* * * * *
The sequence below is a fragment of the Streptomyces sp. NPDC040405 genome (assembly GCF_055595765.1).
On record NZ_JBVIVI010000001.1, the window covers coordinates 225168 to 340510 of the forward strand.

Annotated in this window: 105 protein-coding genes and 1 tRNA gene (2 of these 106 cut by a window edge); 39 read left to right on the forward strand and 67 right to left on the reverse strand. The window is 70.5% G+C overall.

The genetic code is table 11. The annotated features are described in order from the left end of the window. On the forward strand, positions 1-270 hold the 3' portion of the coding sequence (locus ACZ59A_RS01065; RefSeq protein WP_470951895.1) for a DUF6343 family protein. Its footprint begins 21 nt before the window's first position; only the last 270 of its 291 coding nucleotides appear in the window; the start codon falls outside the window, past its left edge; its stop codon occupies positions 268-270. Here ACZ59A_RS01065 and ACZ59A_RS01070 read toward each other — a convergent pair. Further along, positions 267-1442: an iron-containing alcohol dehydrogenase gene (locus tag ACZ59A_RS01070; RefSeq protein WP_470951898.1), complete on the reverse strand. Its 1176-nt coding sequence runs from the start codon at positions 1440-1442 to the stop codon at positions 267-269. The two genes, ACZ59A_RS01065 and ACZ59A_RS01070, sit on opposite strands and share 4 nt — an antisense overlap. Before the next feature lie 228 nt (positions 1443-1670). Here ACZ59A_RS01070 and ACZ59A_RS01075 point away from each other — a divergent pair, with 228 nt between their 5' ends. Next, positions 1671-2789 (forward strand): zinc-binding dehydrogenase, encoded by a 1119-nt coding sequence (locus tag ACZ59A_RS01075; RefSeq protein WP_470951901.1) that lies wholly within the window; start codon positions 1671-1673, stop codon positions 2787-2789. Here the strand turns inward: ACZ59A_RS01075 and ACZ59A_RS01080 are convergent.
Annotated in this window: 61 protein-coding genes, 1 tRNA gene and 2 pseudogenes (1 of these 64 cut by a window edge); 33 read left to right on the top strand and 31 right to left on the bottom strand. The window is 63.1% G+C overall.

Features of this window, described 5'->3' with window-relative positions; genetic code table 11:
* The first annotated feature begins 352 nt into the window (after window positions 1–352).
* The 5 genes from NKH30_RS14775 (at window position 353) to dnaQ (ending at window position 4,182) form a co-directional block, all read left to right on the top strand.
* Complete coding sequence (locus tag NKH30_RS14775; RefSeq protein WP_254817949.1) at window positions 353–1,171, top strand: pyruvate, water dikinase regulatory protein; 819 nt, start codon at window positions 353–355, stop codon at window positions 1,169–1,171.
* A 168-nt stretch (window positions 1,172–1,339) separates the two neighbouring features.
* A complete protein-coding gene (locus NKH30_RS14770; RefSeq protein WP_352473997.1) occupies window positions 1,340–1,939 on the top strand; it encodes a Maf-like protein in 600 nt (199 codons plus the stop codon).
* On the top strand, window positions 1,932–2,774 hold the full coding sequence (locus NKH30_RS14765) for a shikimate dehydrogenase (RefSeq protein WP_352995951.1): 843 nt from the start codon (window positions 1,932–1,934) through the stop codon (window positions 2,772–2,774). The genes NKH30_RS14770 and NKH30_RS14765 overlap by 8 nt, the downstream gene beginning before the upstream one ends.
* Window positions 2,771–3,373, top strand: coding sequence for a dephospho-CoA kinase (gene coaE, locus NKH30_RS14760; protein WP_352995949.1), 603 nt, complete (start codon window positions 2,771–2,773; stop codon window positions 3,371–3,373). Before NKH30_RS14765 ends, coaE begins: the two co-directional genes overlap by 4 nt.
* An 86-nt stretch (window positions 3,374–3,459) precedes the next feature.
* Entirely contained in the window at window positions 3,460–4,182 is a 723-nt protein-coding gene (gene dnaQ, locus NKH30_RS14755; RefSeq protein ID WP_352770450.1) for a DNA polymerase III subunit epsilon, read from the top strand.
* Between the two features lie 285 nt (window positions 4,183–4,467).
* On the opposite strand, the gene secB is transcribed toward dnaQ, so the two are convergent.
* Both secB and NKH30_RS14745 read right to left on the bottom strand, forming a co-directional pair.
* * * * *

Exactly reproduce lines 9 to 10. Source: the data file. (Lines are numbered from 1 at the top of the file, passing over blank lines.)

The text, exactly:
* Complete coding sequence (locus tag NKH30_RS14775; RefSeq protein WP_254817949.1) at window positions 353–1,171, top strand: pyruvate, water dikinase regulatory protein; 819 nt, start codon at window positions 353–355, stop codon at window positions 1,169–1,171.
* A 168-nt stretch (window positions 1,172–1,339) separates the two neighbouring features.